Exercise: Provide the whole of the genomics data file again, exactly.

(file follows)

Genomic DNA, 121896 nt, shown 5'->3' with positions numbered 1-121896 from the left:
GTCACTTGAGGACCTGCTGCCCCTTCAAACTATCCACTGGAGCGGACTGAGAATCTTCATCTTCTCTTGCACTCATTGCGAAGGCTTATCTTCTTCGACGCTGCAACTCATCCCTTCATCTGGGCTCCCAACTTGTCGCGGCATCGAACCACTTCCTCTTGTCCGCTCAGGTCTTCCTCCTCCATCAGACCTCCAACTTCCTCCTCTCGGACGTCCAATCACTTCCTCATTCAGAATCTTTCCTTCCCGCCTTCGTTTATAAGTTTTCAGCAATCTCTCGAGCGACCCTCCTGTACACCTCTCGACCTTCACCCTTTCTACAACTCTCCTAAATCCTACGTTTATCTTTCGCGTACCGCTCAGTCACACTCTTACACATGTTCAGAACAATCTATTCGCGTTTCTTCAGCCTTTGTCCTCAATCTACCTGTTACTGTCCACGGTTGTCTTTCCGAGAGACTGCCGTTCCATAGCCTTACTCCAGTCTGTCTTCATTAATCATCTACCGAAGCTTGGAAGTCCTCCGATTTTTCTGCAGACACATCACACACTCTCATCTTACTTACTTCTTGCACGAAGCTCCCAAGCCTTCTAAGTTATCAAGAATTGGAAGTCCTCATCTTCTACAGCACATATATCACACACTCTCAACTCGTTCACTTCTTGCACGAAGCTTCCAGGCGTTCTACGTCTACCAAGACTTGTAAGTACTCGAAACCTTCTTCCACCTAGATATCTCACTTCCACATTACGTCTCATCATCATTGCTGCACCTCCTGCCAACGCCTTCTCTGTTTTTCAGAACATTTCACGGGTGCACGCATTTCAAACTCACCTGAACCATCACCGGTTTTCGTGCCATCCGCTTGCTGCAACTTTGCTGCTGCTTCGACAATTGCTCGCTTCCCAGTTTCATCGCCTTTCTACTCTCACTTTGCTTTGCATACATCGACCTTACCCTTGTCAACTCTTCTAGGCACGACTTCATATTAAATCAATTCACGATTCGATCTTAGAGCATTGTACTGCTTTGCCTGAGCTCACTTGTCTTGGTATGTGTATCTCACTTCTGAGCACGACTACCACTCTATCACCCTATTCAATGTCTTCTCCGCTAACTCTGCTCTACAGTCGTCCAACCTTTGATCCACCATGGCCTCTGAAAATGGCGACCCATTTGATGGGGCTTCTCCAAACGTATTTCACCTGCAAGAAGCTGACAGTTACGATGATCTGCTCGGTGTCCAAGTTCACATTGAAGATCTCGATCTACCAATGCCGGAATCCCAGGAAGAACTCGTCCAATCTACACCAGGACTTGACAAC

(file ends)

Genomic DNA, 121896 nt, shown 5'->3' with positions numbered 1-121896 from the left:
GTCACTTGAGGACCTGCTGCCCCTTCAAACTATCCACTGGAGCGGACTGAGAATCTTCATCTTCTCTTGCACTCATTGCGAAGGCTTATCTTCTTCGACGCTGCAACTCATCCCTTCATCTGGGCTCCCAACTTGTCGCGGCATCGAACCACTTCCTCTTGTCCGCTCAGGTCTTCCTCCTCCATCAGACCTCCAACTTCCTCCTCTCGGACGTCCAATCACTTCCTCATTCAGAATCTTTCCTTCCCGCCTTCGTTTATAAGTTTTCAGCAATCTCTCGAGCGACCCTCCTGTACACCTCTCGACCTTCACCCTTTCTACAACTCTCCTAAATCCTACGTTTATCTTTCGCGTACCGCTCAGTCACACTCTTACACATGTTCAGAACAATCTATTCGCGTTTCTTCAGCCTTTGTCCTCAATCTACCTGTTACTGTCCACGGTTGTCTTTCCGAGAGACTGCCGTTCCATAGCCTTACTCCAGTCTGTCTTCATTAATCATCTACCGAAGCTTGGAAGTCCTCCGATTTTTCTGCAGACACATCACACACTCTCATCTTACTTACTTCTTGCACGAAGCTCCCAAGCCTTCTAAGTTATCAAGAATTGGAAGTCCTCATCTTCTACAGCACATATATCACACACTCTCAACTCGTTCACTTCTTGCACGAAGCTTCCAGGCGTTCTACGTCTACCAAGACTTGTAAGTACTCGAAACCTTCTTCCACCTAGATATCTCACTTCCACATTACGTCTCATCATCATTGCTGCACCTCCTGCCAACGCCTTCTCTGTTTTTCAGAACATTTCACGGGTGCACGCATTTCAAACTCACCTGAACCATCACCGGTTTTCGTGCCATCCGCTTGCTGCAACTTTGCTGCTGCTTCGACAATTGCTCGCTTCCCAGTTTCATCGCCTTTCTACTCTCACTTTGCTTTGCATACATCGACCTTACCCTTGTCAACTCTTCTAGGCACGACTTCATATTAAATCAATTCACGATTCGATCTTAGAGCATTGTACTGCTTTGCCTGAGCTCACTTGTCTTGGTATGTGTATCTCACTTCTGAGCACGACTACCACTCTATCACCCTATTCAATGTCTTCTCCGCTAACTCTGCTCTACAGTCGTCCAACCTTTGATCCACCATGGCCTCTGAAAATGGCGACCCATTTGATGGGGCTTCTCCAAACGTATTTCACCTGCAAGAAGCTGACAGTTACGATGATCTGCTCGGTGTCCAAGTTCACATTGAAGATCTCGATCTACCAATGCCGGAATCCCAGGAAGAACTCGTCCAATCTACACCAGGACTTGACAAC